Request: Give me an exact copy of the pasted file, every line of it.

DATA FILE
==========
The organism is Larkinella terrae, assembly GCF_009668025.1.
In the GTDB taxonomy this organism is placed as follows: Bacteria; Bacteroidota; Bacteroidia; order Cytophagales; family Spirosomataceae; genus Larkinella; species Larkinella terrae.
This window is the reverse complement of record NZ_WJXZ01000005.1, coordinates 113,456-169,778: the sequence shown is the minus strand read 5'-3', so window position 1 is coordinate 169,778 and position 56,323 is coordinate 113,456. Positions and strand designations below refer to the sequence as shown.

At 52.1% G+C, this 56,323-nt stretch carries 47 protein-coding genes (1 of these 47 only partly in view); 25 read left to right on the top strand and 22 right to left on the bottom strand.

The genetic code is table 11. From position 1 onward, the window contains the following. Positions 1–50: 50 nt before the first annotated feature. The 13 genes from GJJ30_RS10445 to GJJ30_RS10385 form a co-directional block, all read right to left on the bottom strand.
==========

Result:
The organism is Larkinella terrae, assembly GCF_009668025.1.
In the GTDB taxonomy this organism is placed as follows: Bacteria; Bacteroidota; Bacteroidia; order Cytophagales; family Spirosomataceae; genus Larkinella; species Larkinella terrae.
This window is the reverse complement of record NZ_WJXZ01000005.1, coordinates 113,456-169,778: the sequence shown is the minus strand read 5'-3', so window position 1 is coordinate 169,778 and position 56,323 is coordinate 113,456. Positions and strand designations below refer to the sequence as shown.

At 52.1% G+C, this 56,323-nt stretch carries 47 protein-coding genes (1 of these 47 only partly in view); 25 read left to right on the top strand and 22 right to left on the bottom strand.

The genetic code is table 11. From position 1 onward, the window contains the following. Positions 1–50: 50 nt before the first annotated feature. The 13 genes from GJJ30_RS10445 to GJJ30_RS10385 form a co-directional block, all read right to left on the bottom strand.